Writers Read Author Series 2016-17
Writers Read, sponsored by the Language and Literature Department, is a special event featuring authors who read from and comment on their work. Dates, times, costs and locations are indicated below (map of , , , ).
September 15, 2016 – Poet Gary Dop, 8:30 p.m., Lehman Auditorium, admission free with student ID; $5.00 at door
A writer, actor, professor, and creative consultant, Gary Dop has delighted audiences at many universities and community gatherings with the performance of his works. In 2009, he was one of five poets in the US to qualify for a top rated performance poetry team. Before coming to Virginia, where he is an English professor at Randolph College, Dop served as writer-in-residence at North Central University in Minneapolis. He has worked extensively in the Midwest, advocating for creative writing in rural areas and working with gifted high school students in south central Nebraska. He serves on the editorial board of Spark News Press and enjoys working with the Twin Cities organization that publishes the Rain Taxi Review of Books and sponsors the Twin Cities Book Festival in Minneapolis.
Father, Child, Water, published in Spring 2015, is his first collection of poems. His work has been featured in Prairie Schooner, New Letters, North American Review, Poetry Northwest, Rattle, Agni, Sugar House Review, burntdistrict, Green Mountains Review, and the Poetry Foundation’s syndicated newspaper column, American Life in Poetry. In 2013 he won the Great Plains Emerging Writer Prize.
Gary Dop’s essays can sometimes be heard on public radio’s All Things Considered. He also writes for commercials, short films, documentaries, and his plays have been performed in small venues throughout the country. Over the years, Dop has also made a mark in acting, emceeing, and standup comedy. For more information, see www.garydop.com.
October 15, 2016 – Poet Marci Rae Johnson, 6:30 p.m., Common Grounds, freewill donation
Marci Rae Johnson has published two collections of poetry and her work may be found in The Louisville Review, Minnetonka Review, Strange Horizons, and 32 Poems, among others. She is the founder of The Poetry Factory, a reading series in St. Joseph, Michigan.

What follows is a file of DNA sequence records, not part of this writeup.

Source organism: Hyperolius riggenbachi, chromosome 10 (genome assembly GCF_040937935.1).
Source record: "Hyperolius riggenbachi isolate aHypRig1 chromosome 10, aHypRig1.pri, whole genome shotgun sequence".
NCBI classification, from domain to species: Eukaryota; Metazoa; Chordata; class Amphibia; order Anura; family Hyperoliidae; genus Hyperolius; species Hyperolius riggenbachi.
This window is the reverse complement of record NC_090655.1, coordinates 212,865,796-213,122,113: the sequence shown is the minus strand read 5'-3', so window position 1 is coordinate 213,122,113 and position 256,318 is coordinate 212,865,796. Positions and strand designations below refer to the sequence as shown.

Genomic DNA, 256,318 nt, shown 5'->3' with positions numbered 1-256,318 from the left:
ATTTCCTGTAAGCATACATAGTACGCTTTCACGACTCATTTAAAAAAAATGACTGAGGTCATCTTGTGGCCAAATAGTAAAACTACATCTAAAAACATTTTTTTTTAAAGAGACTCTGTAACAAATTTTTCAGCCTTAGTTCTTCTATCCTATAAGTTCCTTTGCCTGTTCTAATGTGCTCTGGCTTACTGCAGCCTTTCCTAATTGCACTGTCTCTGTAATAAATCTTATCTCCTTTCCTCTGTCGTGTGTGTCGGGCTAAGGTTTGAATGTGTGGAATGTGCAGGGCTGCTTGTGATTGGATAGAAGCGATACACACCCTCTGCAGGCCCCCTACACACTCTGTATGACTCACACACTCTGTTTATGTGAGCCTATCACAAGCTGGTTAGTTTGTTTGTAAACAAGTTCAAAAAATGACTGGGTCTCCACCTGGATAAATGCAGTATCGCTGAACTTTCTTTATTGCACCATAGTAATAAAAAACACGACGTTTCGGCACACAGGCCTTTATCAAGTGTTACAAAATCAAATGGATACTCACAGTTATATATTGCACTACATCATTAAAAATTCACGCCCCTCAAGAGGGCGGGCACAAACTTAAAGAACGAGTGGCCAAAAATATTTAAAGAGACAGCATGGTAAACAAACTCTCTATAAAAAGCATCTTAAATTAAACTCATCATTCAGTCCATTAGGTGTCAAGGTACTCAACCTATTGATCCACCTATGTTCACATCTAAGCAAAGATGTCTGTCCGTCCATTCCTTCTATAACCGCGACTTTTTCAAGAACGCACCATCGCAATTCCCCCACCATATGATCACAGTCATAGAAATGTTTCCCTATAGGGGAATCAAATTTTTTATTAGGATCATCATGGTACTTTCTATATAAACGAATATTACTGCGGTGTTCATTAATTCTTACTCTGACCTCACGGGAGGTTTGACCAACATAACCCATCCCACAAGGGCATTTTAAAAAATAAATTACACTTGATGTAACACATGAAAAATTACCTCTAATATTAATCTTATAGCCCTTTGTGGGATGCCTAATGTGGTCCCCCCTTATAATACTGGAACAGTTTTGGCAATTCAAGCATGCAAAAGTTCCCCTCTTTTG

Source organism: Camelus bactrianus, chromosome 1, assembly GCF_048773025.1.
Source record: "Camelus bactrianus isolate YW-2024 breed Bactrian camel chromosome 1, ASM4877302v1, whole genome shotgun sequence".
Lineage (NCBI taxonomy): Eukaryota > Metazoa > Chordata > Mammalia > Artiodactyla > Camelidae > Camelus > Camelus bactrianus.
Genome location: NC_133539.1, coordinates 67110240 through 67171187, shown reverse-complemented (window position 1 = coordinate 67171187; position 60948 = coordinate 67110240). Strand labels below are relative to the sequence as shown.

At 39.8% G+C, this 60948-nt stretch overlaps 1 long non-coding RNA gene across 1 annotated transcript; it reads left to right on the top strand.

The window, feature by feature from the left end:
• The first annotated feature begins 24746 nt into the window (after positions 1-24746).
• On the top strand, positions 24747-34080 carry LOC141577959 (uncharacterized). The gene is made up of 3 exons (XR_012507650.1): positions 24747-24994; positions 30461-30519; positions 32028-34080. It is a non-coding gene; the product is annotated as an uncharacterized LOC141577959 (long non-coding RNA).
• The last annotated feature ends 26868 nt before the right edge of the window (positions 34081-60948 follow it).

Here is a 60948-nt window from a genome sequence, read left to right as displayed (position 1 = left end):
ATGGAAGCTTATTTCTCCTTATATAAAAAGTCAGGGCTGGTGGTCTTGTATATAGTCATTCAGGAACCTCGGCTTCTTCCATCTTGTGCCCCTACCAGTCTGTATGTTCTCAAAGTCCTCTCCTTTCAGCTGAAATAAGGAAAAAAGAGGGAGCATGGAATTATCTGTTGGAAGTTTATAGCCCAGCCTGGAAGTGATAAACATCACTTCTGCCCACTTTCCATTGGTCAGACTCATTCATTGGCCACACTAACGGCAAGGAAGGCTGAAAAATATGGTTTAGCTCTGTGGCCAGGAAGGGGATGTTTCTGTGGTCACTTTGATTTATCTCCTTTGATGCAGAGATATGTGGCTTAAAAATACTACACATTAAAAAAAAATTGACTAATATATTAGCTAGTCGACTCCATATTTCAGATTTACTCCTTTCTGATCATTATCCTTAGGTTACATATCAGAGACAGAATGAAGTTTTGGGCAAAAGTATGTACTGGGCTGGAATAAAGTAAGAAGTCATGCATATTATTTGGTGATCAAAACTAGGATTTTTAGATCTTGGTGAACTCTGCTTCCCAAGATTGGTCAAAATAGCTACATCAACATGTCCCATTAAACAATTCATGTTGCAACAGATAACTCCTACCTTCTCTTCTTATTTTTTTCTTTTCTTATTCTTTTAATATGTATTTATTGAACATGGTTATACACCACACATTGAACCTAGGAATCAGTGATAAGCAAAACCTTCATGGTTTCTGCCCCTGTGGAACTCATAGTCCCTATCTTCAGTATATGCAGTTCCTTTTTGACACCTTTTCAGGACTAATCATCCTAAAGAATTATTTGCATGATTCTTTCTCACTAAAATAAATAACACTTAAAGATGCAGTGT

Johnson has taught English at Valparaiso University in Indiana. Recently, she completed there a 4-month seminar on the writing intensive classroom. While teaching at Valparaiso, she also created a class called Literary Editing and Publishing. With over a decade worth of experience in editorial work at a small press called WordFarm, she also serves as poetry editor of The Cresset. Currently she is teaching writing parttime at Wheaton College in Illinois, where she earned first a BA in literature and sociology and then an MA in theological studies. Her MFA in creative writing and poetry is from Spalding University.
Johnson’s first collection of poems, The Eyes the Window, was published in 2013. It has received strong reviews from critics such as Brad Fruhauff, who describes it as a “fascinating collection that makes you feel at once a witness to intimate moments and a stranger outside of true intimacy.” It won the 2011 Powder Horn Prize for first books. More recently, Johnson published her second fulllength book of of poetry entitled Basic Disaster Supply Kit. This work includes a poem called “Jesus Cleanses a Leper” which was featured on the Englewood Book Review website in January 2016.
A featured writer at the Festival of Faith and Writing at Calvin College in 2014 and at the Indiana Faith and Writing Conference in Oct. 2015, Johnson will be a panelist at the upcoming Midwest Conference of Christianity and Literature.
November 10, 2016 – Visiting Scholar Dr. Katherine Clay Bassard, 7:00 p.m., Martin Chapel, freewill donation